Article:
Today, I am three years, three months, two weeks, and two days sober.
For those in recovery, we know that all we really have is today.
We know, too, that this cumulative time that I have is nothing short of a miracle. Factoring in that my time has stayed intact during the COVID-19 pandemic is beyond miraculous.
I took my third birthday on a Zoom call the second month of quarantine (April 26th). I missed hugging it out with my friends at my homegroup, but was grateful, nonetheless, for the milestone and the (what I thought was temporary) Zoom meeting that I got to share my experience, strength, and hope on.
What I shared at the time was that acceptance was the answer. And it is, always.
Accepting our current circumstances for what they are (not necessarily loving them) is critical to staying sober during challenging times. I told everyone that quarantining was frustrating but that I was staying in touch with my peers, I was praying, journaling, keeping up my daily exercise, and this would all be over soon, so stay in the moment, and we’ll all be fine. But I worried—for myself, for everyone in recovery, and especially those who needed to find recovery.
At the time, all in-person recovery meetings were cancelled. Medical detox centers were not taking new patients. I would get calls from friends of friends inquiring about my knowledge of any facility doing intake. I knew of none. It hit me that if this quarantine didn’t end soon, people were going to die.
Here I am, August, 2020. It’s not over. People have died and are dying.
Isolating at home, alone, is an addict’s paradise. This was my preferred environment toward the end of my drinking career. The world is basically encouraging us to hole up and stay safe.
I’m not arguing the medical community’s recommendations; I’m simply identifying a very real issue for the recovery community: isolation can be deadly.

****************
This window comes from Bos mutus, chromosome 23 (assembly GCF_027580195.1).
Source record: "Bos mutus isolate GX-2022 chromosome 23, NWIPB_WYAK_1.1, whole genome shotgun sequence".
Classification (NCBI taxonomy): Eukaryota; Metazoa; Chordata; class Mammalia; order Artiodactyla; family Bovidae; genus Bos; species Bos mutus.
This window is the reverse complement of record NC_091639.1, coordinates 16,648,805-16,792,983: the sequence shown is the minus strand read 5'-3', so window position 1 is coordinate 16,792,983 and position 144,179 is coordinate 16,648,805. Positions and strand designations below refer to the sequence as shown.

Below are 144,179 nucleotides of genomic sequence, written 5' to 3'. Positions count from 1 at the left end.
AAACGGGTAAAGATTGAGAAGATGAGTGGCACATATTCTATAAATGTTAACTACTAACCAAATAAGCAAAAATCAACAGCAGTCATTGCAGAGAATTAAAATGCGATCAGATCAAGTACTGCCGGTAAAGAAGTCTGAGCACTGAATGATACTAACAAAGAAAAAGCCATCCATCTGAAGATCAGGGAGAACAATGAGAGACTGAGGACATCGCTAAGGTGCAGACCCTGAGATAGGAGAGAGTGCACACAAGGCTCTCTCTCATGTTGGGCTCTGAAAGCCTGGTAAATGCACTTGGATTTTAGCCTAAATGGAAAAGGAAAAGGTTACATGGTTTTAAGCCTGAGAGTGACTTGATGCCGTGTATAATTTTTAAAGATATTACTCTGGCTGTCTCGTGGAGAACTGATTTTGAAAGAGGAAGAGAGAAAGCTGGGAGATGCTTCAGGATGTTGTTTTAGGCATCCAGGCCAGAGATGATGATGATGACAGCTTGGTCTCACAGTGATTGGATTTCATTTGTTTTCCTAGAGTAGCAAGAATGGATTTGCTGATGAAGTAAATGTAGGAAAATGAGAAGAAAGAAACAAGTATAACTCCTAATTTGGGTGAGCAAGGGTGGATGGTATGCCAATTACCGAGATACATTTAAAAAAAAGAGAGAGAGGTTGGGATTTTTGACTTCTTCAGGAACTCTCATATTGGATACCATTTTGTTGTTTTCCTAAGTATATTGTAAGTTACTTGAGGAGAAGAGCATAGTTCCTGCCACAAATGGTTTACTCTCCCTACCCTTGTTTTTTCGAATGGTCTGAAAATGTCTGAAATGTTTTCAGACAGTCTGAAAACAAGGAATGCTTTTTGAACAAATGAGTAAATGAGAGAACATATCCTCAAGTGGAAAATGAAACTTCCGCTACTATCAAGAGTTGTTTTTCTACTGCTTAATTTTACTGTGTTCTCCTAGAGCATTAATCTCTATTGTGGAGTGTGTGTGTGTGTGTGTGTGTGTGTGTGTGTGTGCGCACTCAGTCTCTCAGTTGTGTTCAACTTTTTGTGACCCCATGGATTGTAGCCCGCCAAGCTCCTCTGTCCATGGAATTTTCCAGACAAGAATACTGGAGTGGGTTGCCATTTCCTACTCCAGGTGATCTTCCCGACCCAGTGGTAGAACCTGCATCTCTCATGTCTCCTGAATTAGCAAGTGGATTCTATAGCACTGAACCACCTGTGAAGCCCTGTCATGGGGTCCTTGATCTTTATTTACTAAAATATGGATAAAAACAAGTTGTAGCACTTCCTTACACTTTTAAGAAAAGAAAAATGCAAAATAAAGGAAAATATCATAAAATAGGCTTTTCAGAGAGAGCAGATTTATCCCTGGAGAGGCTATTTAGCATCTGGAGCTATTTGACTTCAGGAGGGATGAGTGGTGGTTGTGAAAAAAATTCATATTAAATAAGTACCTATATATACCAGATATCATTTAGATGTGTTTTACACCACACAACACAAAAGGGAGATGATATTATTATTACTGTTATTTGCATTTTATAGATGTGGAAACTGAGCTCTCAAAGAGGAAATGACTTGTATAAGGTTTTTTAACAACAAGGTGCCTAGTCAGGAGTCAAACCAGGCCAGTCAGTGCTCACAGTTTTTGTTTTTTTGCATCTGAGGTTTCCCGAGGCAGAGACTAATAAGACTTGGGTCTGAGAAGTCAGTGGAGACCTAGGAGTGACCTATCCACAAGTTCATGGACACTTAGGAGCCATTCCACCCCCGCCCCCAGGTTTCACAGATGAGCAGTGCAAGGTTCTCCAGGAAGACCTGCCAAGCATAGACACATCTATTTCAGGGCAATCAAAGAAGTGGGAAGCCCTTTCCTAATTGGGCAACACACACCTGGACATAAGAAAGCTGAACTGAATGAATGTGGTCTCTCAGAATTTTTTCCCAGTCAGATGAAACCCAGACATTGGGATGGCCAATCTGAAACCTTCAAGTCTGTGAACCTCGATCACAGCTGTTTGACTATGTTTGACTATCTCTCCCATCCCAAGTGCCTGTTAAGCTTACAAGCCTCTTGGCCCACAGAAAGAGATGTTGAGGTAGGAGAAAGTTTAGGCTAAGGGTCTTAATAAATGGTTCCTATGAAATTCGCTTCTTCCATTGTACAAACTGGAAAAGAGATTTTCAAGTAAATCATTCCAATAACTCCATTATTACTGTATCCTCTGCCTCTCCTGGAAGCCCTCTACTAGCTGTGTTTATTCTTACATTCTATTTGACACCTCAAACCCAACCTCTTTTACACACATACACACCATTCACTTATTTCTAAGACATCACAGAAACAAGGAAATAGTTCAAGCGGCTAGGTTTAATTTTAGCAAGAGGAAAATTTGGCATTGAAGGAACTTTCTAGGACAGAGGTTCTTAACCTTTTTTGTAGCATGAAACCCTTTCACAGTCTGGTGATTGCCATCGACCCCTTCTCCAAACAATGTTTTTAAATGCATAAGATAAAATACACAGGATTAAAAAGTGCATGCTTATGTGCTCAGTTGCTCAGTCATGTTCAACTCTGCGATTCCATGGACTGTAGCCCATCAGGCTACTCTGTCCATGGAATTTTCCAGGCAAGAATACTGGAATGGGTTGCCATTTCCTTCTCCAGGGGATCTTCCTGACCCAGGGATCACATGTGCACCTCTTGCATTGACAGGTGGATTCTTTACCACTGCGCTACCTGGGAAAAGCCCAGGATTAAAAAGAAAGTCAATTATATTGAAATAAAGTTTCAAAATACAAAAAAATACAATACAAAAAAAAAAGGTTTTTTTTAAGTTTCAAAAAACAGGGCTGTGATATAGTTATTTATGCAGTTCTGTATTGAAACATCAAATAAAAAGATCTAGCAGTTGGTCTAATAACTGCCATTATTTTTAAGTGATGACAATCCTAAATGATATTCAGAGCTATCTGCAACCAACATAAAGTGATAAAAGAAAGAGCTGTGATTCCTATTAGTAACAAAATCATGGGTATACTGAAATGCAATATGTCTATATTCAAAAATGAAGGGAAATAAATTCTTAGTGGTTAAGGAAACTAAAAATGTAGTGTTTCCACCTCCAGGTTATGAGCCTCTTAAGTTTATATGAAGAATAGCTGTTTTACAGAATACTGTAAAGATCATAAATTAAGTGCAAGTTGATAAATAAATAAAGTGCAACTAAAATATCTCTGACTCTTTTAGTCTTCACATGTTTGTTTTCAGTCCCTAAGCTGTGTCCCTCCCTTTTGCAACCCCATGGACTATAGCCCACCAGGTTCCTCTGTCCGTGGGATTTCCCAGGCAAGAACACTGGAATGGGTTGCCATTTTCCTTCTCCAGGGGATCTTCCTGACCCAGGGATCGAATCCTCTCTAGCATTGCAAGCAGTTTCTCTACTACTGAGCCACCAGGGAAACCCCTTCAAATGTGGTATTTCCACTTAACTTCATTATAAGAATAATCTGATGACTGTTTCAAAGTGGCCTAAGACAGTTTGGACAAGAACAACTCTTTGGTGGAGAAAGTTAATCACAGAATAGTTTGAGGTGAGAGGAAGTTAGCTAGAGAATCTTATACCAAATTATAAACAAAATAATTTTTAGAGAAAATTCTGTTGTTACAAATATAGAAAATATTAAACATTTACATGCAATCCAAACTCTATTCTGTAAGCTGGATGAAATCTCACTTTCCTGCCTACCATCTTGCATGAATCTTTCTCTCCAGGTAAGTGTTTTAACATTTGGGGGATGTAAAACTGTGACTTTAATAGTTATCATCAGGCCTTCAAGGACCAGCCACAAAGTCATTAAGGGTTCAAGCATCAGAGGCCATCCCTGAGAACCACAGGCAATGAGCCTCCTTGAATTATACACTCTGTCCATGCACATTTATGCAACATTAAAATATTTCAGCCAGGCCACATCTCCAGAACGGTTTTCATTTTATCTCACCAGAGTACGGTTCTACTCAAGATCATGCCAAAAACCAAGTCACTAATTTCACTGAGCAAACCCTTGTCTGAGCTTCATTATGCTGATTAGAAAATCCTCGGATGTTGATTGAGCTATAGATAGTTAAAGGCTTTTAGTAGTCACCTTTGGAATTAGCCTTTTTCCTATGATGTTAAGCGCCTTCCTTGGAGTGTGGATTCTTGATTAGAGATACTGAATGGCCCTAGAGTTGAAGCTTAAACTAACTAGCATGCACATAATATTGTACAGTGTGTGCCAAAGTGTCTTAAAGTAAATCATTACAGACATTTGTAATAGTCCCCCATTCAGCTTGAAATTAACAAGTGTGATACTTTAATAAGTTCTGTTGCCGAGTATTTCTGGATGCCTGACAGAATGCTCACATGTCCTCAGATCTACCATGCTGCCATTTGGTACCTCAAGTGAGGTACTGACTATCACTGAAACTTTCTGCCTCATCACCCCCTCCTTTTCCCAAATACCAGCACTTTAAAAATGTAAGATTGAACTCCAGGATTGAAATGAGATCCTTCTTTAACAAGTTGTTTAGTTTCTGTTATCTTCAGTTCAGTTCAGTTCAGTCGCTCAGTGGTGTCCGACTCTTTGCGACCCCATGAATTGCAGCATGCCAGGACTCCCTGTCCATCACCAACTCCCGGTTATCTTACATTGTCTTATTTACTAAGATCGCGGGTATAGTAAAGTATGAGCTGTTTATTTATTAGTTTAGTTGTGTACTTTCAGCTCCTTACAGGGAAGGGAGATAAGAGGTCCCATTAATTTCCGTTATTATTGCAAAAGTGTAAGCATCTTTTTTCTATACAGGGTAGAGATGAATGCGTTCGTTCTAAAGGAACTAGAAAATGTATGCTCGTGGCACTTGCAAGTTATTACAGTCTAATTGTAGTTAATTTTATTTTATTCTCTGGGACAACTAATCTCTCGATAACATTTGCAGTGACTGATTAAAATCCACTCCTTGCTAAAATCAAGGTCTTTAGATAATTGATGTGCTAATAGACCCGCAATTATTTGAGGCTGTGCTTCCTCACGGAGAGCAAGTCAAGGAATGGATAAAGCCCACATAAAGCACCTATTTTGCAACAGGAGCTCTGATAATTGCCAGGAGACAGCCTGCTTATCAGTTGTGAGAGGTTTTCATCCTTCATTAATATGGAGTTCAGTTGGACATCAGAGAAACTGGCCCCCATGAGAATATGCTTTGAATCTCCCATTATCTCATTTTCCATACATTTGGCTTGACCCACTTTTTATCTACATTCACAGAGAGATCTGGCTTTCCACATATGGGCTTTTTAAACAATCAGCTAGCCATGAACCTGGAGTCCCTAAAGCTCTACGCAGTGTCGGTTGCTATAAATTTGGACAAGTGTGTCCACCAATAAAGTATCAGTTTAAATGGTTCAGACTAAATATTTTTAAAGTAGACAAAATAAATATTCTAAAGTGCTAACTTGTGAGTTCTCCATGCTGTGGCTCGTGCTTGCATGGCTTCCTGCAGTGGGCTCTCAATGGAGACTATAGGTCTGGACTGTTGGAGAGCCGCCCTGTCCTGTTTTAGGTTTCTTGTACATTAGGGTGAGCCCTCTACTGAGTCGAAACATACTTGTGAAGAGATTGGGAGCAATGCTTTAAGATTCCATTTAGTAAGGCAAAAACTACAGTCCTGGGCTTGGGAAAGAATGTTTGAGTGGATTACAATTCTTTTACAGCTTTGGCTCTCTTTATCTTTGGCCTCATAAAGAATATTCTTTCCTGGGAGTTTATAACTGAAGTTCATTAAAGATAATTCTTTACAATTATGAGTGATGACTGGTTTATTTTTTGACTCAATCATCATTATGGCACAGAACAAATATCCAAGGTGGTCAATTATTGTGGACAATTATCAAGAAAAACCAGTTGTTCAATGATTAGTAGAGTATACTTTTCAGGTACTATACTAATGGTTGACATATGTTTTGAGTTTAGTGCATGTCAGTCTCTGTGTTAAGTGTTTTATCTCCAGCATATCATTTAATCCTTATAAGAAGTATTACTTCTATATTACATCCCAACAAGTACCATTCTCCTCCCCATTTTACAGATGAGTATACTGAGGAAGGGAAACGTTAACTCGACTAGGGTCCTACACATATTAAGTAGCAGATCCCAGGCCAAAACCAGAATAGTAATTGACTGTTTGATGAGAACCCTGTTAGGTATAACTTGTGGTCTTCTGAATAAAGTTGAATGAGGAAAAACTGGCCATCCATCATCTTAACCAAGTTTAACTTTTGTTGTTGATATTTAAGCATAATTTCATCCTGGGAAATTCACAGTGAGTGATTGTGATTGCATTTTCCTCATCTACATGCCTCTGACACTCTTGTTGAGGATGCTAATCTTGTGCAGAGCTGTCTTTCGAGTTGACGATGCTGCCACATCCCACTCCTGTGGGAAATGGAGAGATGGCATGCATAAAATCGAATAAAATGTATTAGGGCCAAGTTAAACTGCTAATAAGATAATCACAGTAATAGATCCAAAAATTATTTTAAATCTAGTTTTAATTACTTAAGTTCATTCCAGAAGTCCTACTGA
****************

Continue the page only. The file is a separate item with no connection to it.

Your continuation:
I’m holding up my side of the bargain. I’m staying sober while staying safer-at-home, wearing a mask when I go out, keeping up my gratitude list, praying, exercising, eating right, and finding acceptance with all this, usually. Well, except for the sober part. I’ve done that 100 percent of the time through the writing of this post.
But make no mistake, the rest, including my emotional sobriety, is a grind.
Some days, I’m more successful at it than others. Some days, it’s a miracle I got out of bed, honestly. I work from home and used to go into my office a couple of days a week, socialize with my peers, grab lunch at the café, and make small talk with the doorman. But I’m in my home office…Every. Single. Day.
Yes, I know—at least I have a job. I’m in an essential industry and for that, trust me, I’m incredibly grateful. But the monotony can get to a person, and I’m not exempt.
My default setting is fear, anxiety, and awfulizing. I can take myself from hero to zero in less than 60 seconds. I’m practically an expert at it. I’ve been practicing it for nearly 50 years! But sitting in these particular feelings will lead me down a relapse path, and I don’t have another recovery in me.
I know the world’s problems will still be there when I come to with a giant hangover after about a week of binging. I’ll just have a ridiculous wheelbarrow of wreckage and regret to rise above once again. No, thank you.
So, I dial in to the dang Zoom AA Meetings. I pray. I meditate. I call my friends in recovery, including my sponsor. I tell someone if I’m feeling anxious and scared. I show up for work (remotely) every day. I have upped my spiritual studies, and I need to remember the Universe has a plan for me, and it is going to be okay.
We’ll all be okay if we just keep doing the next right thing. For me, sometimes the next right thing is merely taking a nap. But it’s not drinking, so it must be right.
Today is almost over so I can count one more day sober. Miracles do exist.